Derbyshire and Nottinghamshire have published the draft plans for their devolution bid and declared 'now is the time to do the deal'.
The document outlines the final negotiating position of both the councils and business leaders behind the bid, and was sent to chancellor George Osborne and secretary of state for communities and local government, Greg Clark just before Christmas.
Nineteen councils across Nottinghamshire and Derbyshire and business leaders from the D2N2 Local Enterprise Partnership, are seeking to create a single Combined Authority for the region by March 2016.
The North Midlands - previously the East Midlands - Combined Authority would be the first to include district, borough, city and county councils.
The deal, which was months in negotiations, promises a number of benefits, including 55,000 new private sector jobs, 77,000 extra homes, and an Investment Fund over 30 years to provide infrastructure such as roads and bridges.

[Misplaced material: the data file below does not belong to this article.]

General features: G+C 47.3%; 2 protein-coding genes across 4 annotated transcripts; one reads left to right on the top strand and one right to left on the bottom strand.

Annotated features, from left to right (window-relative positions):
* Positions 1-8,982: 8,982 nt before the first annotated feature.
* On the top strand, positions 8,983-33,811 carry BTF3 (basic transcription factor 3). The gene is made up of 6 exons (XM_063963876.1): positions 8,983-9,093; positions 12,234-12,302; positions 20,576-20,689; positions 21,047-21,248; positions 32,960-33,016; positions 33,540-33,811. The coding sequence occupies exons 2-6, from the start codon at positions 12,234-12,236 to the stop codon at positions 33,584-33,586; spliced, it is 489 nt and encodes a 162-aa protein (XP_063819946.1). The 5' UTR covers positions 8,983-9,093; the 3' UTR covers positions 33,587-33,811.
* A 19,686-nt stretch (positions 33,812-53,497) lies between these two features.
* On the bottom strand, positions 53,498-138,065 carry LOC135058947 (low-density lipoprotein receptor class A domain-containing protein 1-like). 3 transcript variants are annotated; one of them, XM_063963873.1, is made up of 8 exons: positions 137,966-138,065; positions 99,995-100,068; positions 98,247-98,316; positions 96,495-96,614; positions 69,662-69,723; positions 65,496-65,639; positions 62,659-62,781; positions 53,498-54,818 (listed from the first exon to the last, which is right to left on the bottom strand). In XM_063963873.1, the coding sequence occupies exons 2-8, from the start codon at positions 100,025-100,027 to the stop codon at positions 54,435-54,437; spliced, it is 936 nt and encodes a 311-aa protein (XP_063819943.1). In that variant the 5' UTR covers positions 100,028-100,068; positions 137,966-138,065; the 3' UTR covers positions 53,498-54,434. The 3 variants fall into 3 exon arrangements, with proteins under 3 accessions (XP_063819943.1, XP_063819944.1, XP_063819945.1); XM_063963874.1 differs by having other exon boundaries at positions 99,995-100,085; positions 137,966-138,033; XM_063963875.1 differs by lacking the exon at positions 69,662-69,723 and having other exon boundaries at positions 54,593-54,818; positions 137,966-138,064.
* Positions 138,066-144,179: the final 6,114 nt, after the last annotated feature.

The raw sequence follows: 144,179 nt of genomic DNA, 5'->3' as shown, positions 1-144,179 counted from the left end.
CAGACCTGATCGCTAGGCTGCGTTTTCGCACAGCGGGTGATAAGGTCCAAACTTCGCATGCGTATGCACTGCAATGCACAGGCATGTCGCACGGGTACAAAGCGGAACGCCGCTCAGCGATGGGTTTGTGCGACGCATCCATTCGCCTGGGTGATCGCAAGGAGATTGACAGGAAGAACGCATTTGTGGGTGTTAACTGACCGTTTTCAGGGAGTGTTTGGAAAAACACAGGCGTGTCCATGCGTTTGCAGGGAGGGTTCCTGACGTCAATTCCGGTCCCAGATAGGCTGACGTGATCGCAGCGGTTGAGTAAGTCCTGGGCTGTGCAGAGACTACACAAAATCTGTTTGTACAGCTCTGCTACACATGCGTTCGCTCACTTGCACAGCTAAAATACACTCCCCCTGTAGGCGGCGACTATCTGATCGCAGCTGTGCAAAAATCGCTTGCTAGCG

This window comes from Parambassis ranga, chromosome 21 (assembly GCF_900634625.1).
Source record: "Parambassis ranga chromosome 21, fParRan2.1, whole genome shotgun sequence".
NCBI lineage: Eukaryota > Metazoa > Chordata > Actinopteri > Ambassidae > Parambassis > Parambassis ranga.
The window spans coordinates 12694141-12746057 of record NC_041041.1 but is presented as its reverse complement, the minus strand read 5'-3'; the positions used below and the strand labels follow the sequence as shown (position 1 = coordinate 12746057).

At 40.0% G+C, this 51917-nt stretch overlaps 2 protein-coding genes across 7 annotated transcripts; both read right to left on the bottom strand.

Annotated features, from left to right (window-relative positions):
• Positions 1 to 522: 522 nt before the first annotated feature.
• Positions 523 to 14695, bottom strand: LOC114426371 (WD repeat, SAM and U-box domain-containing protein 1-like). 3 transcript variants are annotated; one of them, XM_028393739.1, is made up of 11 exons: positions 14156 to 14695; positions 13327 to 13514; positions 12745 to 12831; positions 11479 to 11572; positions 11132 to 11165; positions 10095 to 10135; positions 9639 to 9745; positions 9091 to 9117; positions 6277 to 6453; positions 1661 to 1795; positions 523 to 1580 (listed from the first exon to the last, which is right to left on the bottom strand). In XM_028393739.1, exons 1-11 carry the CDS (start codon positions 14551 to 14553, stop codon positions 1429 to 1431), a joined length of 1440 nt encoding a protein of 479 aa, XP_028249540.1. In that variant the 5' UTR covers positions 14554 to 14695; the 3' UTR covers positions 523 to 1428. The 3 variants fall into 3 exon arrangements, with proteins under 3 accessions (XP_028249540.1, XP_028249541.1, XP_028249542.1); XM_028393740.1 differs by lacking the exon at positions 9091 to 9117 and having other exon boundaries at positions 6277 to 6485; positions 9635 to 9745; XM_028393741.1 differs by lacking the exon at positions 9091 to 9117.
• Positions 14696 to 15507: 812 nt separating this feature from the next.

As with other devolution deals, it will also include a directly-elected mayor.
Cllr Anne Western, leader of Derbyshire County Council, said: ‘We can't stress enough the size of the prize on offer for Derbyshire and Nottinghamshire and the benefits devolution would bring for local people. So we've taken the decision to publish the draft agreement so people can get a better understanding of what it will mean for the area.
‘Following a request from Government, we have renamed our bid as North Midlands, which more accurately reflects the geographical area covered and will be able to align with the same name for the combined authority.’
The leader of Nottinghamshire County Council, Cllr Alan Rhodes, also added: ‘We have excellent proposals on the table, the majority of which have already been agreed, which offer a once in a generation opportunity to secure the jobs, growth, new homes and better quality of life we all crave for our communities.
‘The benefits to the local economy and local people are clear − we just await the green light from the chancellor.’